My wifes XPS 8390, purchased Dec/2018, has just got a BAD_SYSTEM_CONFIG_INFO Windows 10 blue screen and we can't boot the machine. The machines has no SSD, just a single 1TB HDD (PD31W : Module,Hard Drive,1TB,7.2K,512 E,PH-OASIS)
Reinstalling Windows 10 is now looking likely, I just wanted to know if anyone knew what the default partition arrangement from Dell was: Is Windows 10 installed in is own partition, or does the drive just have a single partitiion. Obvioulsy I'm wondering if all the data on the drive goes or just Windows 10 Op sys if I have to re-install windows.
Thanks for your help .
Solved! Go to Solution.
Ok I have decided to answer my own question and document the process myself.
I decided to replace the single HDD with a Sandisk SSD Plus 240GB to be used as the boot disc and a separate 2TB HDD for Data, around 1TB of photos & images. The current C-drive was only using around 60GB for Windows 10 and other installed program so 240GB was more than enough.
Dell has removable drive bay cradles which accommodate either a SDD or HDD drive, but you need a SATA data cable, securing screws and the 8930 with spare power cables. I think you can get kits which include all that for about £5.
Note 2, when you receive your SDD drive, make a note of the serial number, it’s on the back of the drive you need it to register the product on the Sandisk Website. If you don’t take a note of it before you install the SDD, you’ll have to uninstall and re-install it all over again.
Installation is easy, just install a cradle, screw the SDD to it, connect your SATA Data Cable and power cable.
My SDD was to be used as a bootable drive, to hold windows and all installed programs. The easiest way to do that is to use Acronis Software, (which is free if using a Sandisk or WD drive, link on the Sandisk website) and clone your existing drive. The existing HDD drive was 1TB, but with only around 450GB used. 320GB of that was photos, the SDD is 240GB. So I backed up all the data on the existing C:Drive to an external portable 2TB HDD, then removed all the photos from the existing C drive, reducing it down to about 110GB, which meant it would easily fit on the 240GB SDD.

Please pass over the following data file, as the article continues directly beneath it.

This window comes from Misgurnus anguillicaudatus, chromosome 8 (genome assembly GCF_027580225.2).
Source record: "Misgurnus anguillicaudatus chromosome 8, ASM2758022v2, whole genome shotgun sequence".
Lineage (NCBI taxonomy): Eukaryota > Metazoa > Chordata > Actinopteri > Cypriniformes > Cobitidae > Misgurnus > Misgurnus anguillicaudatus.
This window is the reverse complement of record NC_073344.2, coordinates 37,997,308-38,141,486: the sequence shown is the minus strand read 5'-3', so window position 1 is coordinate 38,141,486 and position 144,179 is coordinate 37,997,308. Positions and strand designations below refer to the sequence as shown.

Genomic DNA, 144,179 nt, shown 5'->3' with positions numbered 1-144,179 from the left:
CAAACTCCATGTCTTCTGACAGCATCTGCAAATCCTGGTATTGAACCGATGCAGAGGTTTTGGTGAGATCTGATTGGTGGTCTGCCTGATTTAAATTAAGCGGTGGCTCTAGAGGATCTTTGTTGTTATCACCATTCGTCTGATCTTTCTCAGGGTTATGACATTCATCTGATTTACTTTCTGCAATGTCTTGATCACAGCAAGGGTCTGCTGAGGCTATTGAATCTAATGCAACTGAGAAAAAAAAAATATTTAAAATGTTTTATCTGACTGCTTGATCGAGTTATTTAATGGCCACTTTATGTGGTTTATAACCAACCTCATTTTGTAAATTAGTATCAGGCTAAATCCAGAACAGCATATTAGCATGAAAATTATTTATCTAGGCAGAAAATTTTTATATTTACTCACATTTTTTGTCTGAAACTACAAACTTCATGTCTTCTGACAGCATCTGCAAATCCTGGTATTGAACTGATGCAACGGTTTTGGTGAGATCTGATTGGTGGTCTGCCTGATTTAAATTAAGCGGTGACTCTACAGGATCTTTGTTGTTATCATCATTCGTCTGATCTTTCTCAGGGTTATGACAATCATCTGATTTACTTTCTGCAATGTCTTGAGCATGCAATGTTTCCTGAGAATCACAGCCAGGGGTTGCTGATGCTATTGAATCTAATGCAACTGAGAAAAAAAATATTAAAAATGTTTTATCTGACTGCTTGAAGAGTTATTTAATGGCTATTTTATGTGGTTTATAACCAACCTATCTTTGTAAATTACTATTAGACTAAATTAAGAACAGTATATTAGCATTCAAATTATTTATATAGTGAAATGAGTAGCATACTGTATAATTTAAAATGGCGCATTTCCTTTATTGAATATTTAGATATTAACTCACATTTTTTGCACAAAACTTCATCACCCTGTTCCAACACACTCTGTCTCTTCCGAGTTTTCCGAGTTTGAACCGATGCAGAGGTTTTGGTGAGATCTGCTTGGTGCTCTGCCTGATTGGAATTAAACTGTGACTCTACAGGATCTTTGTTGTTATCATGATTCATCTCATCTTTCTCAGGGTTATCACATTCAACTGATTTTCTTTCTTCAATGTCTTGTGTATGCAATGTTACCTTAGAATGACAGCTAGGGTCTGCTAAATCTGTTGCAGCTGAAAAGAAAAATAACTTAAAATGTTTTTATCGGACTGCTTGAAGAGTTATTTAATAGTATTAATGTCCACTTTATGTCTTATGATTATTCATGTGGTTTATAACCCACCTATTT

In Windows 10 use the Disk Management program (best to access that via Computer Management program, (run as administrator eg Left click)) to first initialise your SDD, so that the computer will recognise it. Just set it up as a “ Simple” partition, use full size, doesn’t matter what Drive number you assign, but don’t use A, B, or G. Windows will re-assign the bootable drive to C: when it restarts.
Run Acronis, select the clone tool, choose automatic mode which will clone all partitions. The amount of data on the source disk must be less than that available on the destination SDD. I have 5 partitions on my HDD C drive. 4 recovery and EFI. These are replicated exactly by Acronis, the remaining C: partition holding the Boot, and OS and Data is automatically shrunk down into the remaining space. Follow the instructions, restart the computer, and Acronis will take over and clone.
When cloning is complete, PC will shut down. What I did then is unplug the Data cable from the old HDD, and swapped it over to connect to the SDD, that way you don’t have to amend the Boot order in the BIOS, if you don’t do that you have to amend the BIOS.
The SDD worked a treat, must faster startup, shutdown and program load and I could then bin the old HDD and replace it with a new 2TB HDD which only holds data.
Thanks again for all those who replied earlier in the thread, which I will now close
Well all that depends on what is wrong, !
did you boot w10 THREE time to do the magic, , 3 times failed , automatic self repair, all w10 do that.
that is first.
then run eSPA, Diagnositics, power on cold , hammer f12 and splash and see F12 screen click diagnositics
first. just to make sure too that the HDD is still ok,, it must pass, or any new OS will fail for sure.
Thanks for your feedback